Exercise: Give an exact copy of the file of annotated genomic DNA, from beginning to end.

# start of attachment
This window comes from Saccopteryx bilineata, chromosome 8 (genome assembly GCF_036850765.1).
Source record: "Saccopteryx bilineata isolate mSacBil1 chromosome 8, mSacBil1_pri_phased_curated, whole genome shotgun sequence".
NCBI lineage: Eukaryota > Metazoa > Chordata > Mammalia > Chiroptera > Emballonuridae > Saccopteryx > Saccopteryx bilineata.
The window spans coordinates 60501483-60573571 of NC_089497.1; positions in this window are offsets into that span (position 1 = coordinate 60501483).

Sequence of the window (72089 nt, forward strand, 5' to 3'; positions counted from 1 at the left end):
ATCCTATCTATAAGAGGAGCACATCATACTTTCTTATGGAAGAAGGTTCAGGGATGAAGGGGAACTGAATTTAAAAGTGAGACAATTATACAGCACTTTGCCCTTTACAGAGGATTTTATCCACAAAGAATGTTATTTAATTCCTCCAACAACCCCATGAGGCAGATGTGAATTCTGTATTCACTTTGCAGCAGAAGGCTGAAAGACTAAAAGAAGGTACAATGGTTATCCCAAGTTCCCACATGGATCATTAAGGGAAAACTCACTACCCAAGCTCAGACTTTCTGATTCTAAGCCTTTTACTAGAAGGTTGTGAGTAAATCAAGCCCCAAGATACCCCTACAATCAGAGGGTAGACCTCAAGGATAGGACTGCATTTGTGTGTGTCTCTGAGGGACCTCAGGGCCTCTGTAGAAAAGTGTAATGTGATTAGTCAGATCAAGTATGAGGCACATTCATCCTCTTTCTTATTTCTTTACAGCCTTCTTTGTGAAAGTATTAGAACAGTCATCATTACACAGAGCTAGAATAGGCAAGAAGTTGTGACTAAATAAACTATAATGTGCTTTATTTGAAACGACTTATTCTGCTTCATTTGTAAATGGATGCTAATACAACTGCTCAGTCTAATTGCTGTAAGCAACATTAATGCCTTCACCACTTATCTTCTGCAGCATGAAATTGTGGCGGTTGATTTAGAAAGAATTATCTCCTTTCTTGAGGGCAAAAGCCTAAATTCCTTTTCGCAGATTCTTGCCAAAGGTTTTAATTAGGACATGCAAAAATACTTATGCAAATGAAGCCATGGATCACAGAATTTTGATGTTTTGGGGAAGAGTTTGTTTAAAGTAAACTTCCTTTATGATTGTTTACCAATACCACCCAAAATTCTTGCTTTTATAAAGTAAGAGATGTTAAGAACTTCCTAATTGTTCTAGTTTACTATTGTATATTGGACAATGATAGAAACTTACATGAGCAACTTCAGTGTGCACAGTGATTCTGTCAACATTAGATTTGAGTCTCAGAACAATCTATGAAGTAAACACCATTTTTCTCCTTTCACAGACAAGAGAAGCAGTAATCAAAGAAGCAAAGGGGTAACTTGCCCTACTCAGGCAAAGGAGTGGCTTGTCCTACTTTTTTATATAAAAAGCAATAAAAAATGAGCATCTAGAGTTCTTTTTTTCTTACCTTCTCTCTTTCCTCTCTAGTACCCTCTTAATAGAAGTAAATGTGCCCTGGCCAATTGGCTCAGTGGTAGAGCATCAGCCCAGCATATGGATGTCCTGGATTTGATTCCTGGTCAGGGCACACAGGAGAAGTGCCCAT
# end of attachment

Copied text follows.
This window comes from Saccopteryx bilineata, chromosome 8 (genome assembly GCF_036850765.1).
Source record: "Saccopteryx bilineata isolate mSacBil1 chromosome 8, mSacBil1_pri_phased_curated, whole genome shotgun sequence".
NCBI lineage: Eukaryota > Metazoa > Chordata > Mammalia > Chiroptera > Emballonuridae > Saccopteryx > Saccopteryx bilineata.
The window spans coordinates 60501483-60573571 of NC_089497.1; positions in this window are offsets into that span (position 1 = coordinate 60501483).

Sequence of the window (72089 nt, forward strand, 5' to 3'; positions counted from 1 at the left end):
ATCCTATCTATAAGAGGAGCACATCATACTTTCTTATGGAAGAAGGTTCAGGGATGAAGGGGAACTGAATTTAAAAGTGAGACAATTATACAGCACTTTGCCCTTTACAGAGGATTTTATCCACAAAGAATGTTATTTAATTCCTCCAACAACCCCATGAGGCAGATGTGAATTCTGTATTCACTTTGCAGCAGAAGGCTGAAAGACTAAAAGAAGGTACAATGGTTATCCCAAGTTCCCACATGGATCATTAAGGGAAAACTCACTACCCAAGCTCAGACTTTCTGATTCTAAGCCTTTTACTAGAAGGTTGTGAGTAAATCAAGCCCCAAGATACCCCTACAATCAGAGGGTAGACCTCAAGGATAGGACTGCATTTGTGTGTGTCTCTGAGGGACCTCAGGGCCTCTGTAGAAAAGTGTAATGTGATTAGTCAGATCAAGTATGAGGCACATTCATCCTCTTTCTTATTTCTTTACAGCCTTCTTTGTGAAAGTATTAGAACAGTCATCATTACACAGAGCTAGAATAGGCAAGAAGTTGTGACTAAATAAACTATAATGTGCTTTATTTGAAACGACTTATTCTGCTTCATTTGTAAATGGATGCTAATACAACTGCTCAGTCTAATTGCTGTAAGCAACATTAATGCCTTCACCACTTATCTTCTGCAGCATGAAATTGTGGCGGTTGATTTAGAAAGAATTATCTCCTTTCTTGAGGGCAAAAGCCTAAATTCCTTTTCGCAGATTCTTGCCAAAGGTTTTAATTAGGACATGCAAAAATACTTATGCAAATGAAGCCATGGATCACAGAATTTTGATGTTTTGGGGAAGAGTTTGTTTAAAGTAAACTTCCTTTATGATTGTTTACCAATACCACCCAAAATTCTTGCTTTTATAAAGTAAGAGATGTTAAGAACTTCCTAATTGTTCTAGTTTACTATTGTATATTGGACAATGATAGAAACTTACATGAGCAACTTCAGTGTGCACAGTGATTCTGTCAACATTAGATTTGAGTCTCAGAACAATCTATGAAGTAAACACCATTTTTCTCCTTTCACAGACAAGAGAAGCAGTAATCAAAGAAGCAAAGGGGTAACTTGCCCTACTCAGGCAAAGGAGTGGCTTGTCCTACTTTTTTATATAAAAAGCAATAAAAAATGAGCATCTAGAGTTCTTTTTTTCTTACCTTCTCTCTTTCCTCTCTAGTACCCTCTTAATAGAAGTAAATGTGCCCTGGCCAATTGGCTCAGTGGTAGAGCATCAGCCCAGCATATGGATGTCCTGGATTTGATTCCTGGTCAGGGCACACAGGAGAAGTGCCCAT